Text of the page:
Not only is Serve-a-thon Chicago’s largest single day of community service, but it’s also Chicago Cares’ largest fundraiser. And we approach this event as we do all other things, by rolling up our sleeves and taking action. In addition to requesting your service on June 15, we also request your financial support so that Chicago Cares can continue to mobilize volunteers to address our city’s most pressing challenges year-round.
With the right tools, fundraising for a cause you are passionate about is simpler and less time-consuming than you think. Here are some tips to help you with the process!
- Tell your story. Explain to people why you support Chicago Cares and what it means to you personally. People want to know that you are committed to the cause and will be happy to support you because of it!
- Build the buzz. Talk up your participation in Serve-a-thon—in person, in email, and through social media! “Like” Chicago Cares on Facebook, connect with us on Twitter, or post a note on LinkedIn encouraging your network to donate in your name. And, if you want to give your contacts a feel for the event and all that you’ll be accomplishing, this video really captures it.
- Lead by example. Sponsor yourself by making a donation to get your fundraising started. Don’t be afraid to tell people that you are a donor as well.
Now that you’ve got the tools, please consider participating in Chicago Cares’ 20th Anniversary Challenge. Fundraisers generating $250 or more will be entered into a prize raffle each week.
How to raise $250 easily:
- Start by making a donation of $20 yourself
- Ask your spouse, significant other, or roommate for $20
- Ask five friends for $20
- Ask your parents for $10 each
- Ask 10 people from your religious organization,
social club, or professional group for $5
- Ask four coworkers for $10
But don’t stop here… now that you know how easy it is to become a successful fundraiser, keep the momentum going and reach out to your entire network of friends, family, and colleagues. Don’t forget to identify matching-gift opportunities to double your impact. And know that the Sun-Times Foundation and the Chicago Community Trust will match donations to Chicago Cares through July 5 up to a total of $10,000. Up to $1,000 can be matched per individual donation!
Soon, you’ll be on your way to becoming a champion fundraiser!
Patty White is Vice President, Corporate Engagement Strategy and Development for Chicago Cares.Read Full Post | Make a Comment ( None so far )
Primary Volunteer Leaders play a critical role at Serve-a-thon, managing a team of Volunteer Leaders at schools, parks, and agencies who in turn oversee groups of volunteers ranging from 30 up to 250 people. Fostering teamwork, ensuring a successful project and managing supplies are only a few of their responsibilities. So why become a Primary Leader? We asked a new member of the Serve-a-thon leader team for his story!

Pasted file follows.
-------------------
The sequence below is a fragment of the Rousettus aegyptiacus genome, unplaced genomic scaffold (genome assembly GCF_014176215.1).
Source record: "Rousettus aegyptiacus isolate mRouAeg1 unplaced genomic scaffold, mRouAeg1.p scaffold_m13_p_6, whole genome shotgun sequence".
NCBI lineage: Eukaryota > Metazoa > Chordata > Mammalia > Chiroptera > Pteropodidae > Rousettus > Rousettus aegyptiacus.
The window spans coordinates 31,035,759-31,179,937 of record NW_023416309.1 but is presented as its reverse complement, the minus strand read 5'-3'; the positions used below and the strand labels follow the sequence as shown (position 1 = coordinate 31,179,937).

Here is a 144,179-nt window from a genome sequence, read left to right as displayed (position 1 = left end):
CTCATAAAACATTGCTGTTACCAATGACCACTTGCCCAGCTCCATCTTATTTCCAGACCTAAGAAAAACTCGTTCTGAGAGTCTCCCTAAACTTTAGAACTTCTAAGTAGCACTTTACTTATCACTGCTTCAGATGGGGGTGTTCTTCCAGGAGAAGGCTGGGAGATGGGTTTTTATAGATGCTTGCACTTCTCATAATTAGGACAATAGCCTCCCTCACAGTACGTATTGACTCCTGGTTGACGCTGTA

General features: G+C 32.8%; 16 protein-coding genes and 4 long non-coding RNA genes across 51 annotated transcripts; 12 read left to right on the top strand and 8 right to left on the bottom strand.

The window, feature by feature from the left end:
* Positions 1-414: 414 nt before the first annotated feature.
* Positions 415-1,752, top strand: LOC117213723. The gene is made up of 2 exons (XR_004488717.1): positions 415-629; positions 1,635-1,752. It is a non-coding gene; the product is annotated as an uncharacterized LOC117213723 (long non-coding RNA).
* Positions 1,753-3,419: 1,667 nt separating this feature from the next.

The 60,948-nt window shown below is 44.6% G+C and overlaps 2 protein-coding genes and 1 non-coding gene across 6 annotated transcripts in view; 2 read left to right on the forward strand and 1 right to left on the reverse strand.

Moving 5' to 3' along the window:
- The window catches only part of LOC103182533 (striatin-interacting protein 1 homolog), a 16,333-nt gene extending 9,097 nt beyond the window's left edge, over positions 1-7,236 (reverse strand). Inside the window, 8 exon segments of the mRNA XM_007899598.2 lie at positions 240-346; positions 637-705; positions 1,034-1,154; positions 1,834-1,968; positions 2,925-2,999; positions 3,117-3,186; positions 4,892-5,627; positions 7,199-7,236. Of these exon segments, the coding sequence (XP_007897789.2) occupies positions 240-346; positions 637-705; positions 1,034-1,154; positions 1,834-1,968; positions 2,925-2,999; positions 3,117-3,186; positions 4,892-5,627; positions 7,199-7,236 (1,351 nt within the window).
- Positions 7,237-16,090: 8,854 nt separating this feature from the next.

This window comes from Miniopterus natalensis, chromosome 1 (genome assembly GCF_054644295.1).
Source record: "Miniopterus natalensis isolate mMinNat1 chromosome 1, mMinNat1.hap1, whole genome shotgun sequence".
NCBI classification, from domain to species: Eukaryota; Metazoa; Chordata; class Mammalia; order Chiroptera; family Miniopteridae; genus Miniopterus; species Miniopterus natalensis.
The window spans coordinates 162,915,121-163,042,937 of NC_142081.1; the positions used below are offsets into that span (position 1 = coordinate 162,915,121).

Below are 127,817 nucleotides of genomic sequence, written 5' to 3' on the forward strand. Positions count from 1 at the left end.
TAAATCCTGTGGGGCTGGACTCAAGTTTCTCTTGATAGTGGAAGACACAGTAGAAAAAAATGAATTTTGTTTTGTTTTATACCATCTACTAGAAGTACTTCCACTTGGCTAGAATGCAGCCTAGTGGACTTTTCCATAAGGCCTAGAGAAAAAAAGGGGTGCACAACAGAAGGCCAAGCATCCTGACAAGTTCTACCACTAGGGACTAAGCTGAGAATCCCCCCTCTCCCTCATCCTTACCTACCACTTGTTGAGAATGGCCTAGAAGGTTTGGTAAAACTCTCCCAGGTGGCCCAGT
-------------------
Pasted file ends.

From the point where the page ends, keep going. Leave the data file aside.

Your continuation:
Ritesh Tipnis became a Chicago Cares Volunteer Leader this past January, after clocking in more than 150 hours at our volunteer events. This will be his first year serving as a Primary Leader for Serve-a-thon, where he will be managing a team of three leaders and 40 volunteers at Mary Hartwell Apartments on Saturday, June 15.
Chicago Cares: Ritesh, how long have you been involved with Chicago Cares? What was your first experience as a volunteer?
Ritesh: I have been volunteering with Chicago Cares since September 2012. The very first project that I attended was ‘What’s The Word’ at Lakeview Nursing & Rehabilitation Center. I can still recall how apprehensive I was that evening, as I first walked in, not sure if I would be up to the task. But as the evening progressed, I realized that it was one of the most enjoyable things I had done since moving to Chicago. I owe that to the Chicago Cares Volunteer Leader and the residents who participate in this activity. They welcomed me in their circle and made sure I was involved. I have served more than 150 hours with Chicago Cares since then, but it remains one of my favorite programs and I suspect it always will.
Chicago Cares: Moving from the role of a Volunteer to a Volunteer Leader represents a change; what was the transition like for you?
Ritesh: Seamless. I have been fortunate to serve alongside some outstanding Leaders who not only make the project enjoyable for the clients, but also for the volunteers. At the same time, they educate the volunteers about the need and the clients. I have learned a lot by just observing and my respect for them keeps growing. When I see someone like Leader Wilson Chow do what he does, it not only inspires, but energizes me. I have tried to use all of this knowledge to function as a better Leader.
I have always believed that one does not have to hold a title to be a Leader. Anyone can lead and everyone should. Leadership is by example, and in all of my projects, I have tried to ensure that the clients as well as my fellow volunteers have fun. It is a similar philosophy to when you actually carry the title of a Volunteer Leader.